You never know what small action might set the course of your life. For me, it was an article placed on my bed by my father when I was 17. “The Darkening Sea,” written by Elizabeth Kolbert and published in The New Yorker in November, 2006, tells how carbon dioxide pollution is turning the ocean more acidic, with potentially huge impacts on ocean systems.
Kolbert describes how pteropods, tiny marine snails at the base of many marine food webs, begin to dissolve as the ocean becomes more acidic. An image of a pteropod, cracked and dissolving after a mere 48 hours in acidic water, became branded into my mind, and ocean acidification became an international crisis I couldn’t forget.
Ocean acidification took center stage in my life in July 2012, when I was awarded a Thomas J. Watson Fellowship to travel the world alone, living as a local in countries I’d never visited before, to study how ocean acidification might affect human communities.
For the next year, I lived and worked with marine-dependent communities in Norway, Hong Kong, Thailand, New Zealand, the Cook Islands and Peru. Each day, my skin sticky with salt, audio recorder and camera in hand, I asked myself “How will ocean acidification affect this place, and these people? How will they adapt?” I spoke with all kinds of people who depend on marine harvests and reef environments. I joined shellfish farmers during harvest, worked in hatcheries and fish markets, and shadowed coral reef tourism industry representatives. I spoke with community members in towns whose entire economies are built on species at risk from ocean acidification. Ocean acidification became my life. I’d hold up the shell of a green mussel on a beach in New Zealand, or gaze at coral through my goggles in the Cook Islands, realizing that these were the very things at highest risk. While I’d always thought of ocean acidification as a global international crisis, I realized that this is an inherently local issue. Staring at these hunks of calcium carbonate, I would ask myself, “What can we do to strengthen communities until we can stop this problem completely?”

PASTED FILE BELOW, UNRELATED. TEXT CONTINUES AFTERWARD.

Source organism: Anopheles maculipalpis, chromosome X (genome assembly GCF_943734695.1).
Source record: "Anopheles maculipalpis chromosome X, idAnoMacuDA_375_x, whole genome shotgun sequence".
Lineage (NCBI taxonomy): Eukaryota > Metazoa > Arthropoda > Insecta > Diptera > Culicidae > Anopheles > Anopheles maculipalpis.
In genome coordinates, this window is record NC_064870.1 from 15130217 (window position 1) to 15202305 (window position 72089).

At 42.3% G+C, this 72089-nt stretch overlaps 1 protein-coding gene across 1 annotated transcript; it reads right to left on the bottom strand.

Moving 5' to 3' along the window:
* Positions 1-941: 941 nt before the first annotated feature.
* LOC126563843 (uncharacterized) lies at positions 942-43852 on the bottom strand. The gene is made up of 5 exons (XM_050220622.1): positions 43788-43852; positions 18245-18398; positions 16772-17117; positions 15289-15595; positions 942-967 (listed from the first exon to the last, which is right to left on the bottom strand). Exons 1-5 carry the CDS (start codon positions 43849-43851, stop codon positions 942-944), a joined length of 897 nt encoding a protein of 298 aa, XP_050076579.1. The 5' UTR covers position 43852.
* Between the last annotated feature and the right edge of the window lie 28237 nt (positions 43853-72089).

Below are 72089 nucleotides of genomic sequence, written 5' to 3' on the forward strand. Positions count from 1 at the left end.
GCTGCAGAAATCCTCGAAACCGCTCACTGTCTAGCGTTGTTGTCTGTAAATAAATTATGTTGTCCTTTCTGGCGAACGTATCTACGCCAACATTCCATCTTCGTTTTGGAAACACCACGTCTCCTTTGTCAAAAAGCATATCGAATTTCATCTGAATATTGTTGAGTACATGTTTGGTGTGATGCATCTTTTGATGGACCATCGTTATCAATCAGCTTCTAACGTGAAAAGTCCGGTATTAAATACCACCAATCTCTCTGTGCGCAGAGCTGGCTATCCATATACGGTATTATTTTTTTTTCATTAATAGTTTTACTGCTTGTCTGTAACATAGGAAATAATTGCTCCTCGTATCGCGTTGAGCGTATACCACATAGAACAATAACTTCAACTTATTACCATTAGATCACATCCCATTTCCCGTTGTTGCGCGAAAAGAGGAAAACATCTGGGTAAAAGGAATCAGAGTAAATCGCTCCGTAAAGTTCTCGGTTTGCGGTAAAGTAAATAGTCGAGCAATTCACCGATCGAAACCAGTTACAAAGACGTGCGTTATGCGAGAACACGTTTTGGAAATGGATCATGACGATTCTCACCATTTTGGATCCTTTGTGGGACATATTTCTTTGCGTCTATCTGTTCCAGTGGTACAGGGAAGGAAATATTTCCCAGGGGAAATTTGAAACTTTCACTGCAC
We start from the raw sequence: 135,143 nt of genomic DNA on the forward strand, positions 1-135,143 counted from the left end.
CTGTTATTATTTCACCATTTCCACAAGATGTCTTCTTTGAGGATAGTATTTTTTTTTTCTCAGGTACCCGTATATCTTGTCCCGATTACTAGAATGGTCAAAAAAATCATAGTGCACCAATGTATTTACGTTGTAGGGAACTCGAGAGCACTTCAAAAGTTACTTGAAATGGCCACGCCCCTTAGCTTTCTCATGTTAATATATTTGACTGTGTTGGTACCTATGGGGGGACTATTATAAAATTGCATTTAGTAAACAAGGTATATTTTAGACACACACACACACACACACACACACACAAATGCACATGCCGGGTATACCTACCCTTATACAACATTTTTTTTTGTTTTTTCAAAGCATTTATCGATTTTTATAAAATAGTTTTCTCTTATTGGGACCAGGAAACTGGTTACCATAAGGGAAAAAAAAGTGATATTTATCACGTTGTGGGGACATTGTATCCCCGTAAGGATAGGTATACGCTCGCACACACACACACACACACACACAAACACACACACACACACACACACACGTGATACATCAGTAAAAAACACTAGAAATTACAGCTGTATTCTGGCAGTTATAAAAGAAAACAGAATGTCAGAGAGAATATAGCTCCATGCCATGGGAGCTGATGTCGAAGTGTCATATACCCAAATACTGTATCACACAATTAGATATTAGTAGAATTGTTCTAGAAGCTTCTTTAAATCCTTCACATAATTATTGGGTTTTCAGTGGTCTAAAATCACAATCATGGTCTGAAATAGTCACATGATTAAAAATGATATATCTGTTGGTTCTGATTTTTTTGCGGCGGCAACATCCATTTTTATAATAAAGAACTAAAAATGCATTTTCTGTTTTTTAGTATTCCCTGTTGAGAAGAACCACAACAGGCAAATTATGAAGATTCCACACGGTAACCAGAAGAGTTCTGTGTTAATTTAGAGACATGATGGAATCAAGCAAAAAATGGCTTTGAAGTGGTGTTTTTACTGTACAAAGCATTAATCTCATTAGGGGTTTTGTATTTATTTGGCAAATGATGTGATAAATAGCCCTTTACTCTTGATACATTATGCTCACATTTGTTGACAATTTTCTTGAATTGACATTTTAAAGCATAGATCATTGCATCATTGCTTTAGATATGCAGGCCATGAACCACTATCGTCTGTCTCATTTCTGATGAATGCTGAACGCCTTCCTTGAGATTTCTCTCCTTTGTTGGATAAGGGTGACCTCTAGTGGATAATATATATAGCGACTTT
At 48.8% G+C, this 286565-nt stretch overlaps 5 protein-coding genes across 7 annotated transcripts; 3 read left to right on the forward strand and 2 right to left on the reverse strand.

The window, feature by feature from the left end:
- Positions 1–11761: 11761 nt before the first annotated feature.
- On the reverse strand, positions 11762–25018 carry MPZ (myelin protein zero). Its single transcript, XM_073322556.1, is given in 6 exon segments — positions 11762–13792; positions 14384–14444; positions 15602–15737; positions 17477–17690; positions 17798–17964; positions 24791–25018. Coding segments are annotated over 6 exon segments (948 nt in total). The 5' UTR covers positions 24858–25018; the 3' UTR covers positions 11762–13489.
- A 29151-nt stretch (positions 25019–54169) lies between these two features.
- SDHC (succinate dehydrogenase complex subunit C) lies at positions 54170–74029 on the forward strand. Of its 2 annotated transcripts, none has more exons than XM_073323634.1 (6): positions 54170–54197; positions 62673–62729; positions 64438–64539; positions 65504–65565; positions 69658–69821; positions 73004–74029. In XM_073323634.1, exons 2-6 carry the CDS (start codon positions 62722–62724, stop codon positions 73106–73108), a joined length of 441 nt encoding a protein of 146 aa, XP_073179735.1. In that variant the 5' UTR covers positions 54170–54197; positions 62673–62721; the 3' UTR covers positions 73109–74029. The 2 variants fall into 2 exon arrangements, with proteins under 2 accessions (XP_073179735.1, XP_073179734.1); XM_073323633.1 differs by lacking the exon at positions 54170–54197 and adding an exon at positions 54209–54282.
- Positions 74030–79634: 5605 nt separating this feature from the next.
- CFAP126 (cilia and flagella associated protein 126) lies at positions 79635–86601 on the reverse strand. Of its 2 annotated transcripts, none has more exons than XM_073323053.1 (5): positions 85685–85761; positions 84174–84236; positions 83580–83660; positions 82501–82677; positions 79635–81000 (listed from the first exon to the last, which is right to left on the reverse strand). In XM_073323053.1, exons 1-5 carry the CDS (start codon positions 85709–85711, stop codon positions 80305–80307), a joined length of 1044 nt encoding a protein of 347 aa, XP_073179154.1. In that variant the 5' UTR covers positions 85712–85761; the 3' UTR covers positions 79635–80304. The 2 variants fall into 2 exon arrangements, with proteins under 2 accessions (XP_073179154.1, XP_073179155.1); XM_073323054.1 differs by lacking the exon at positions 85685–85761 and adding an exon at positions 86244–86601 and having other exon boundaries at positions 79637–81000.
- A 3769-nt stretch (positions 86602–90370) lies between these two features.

Over my fellowship year, I learned a lot. A Peruvian man selling rice and beans in a town known for its scallops taught me exactly what was at stake when he said to me, “If there are no scallops in Sechura, there is nothing.” Marine resource officers in the Cook Islands, considered by some to be the most vulnerable country in the world when it comes to ocean acidification and food security, taught me how far we have to go to educate the world’s citizens about the problem when they said, “Ocean acidification? I’ve heard of it, but I don’t know what it is.” Fishermen and shellfish farmers taught me how critical the need for information, adaptation and innovation is when they told me, “We are having trouble. The water is changing, but we do not know what is happening.”
In the end, I learned how much work remains to address ocean acidification. Since arriving home I have worked on projects designed to educate and strengthen communities. With the Suquamish Tribe in Washington State, I built a database of curricular tools about ocean acidification, to help teachers bring this crucial topic into high school classrooms. I have also worked with Global Ocean Health to strengthen the ability of at-risk communities around the world to respond to ocean acidification, by giving them access to the information and technology they need to adapt. This month, I will share the lessons I learned during my fellowship at Secretary Kerry’s international conference, Our Ocean.
Here at Ocean Conservancy I will share stories from the communities around the world that I lived with, as well as stories from scientists, fishermen, and others here in the United States. These stories will highlight the cultural and economic importance of at-risk resources, the development and application of science and technology, and what is needed to push forward action on ocean acidification. Each place I visited has its own story. Collectively, these stories teach not only the challenges faced by marine-dependent communities around the world, but also potential strategies for addressing ocean acidification on both a local and a global scale.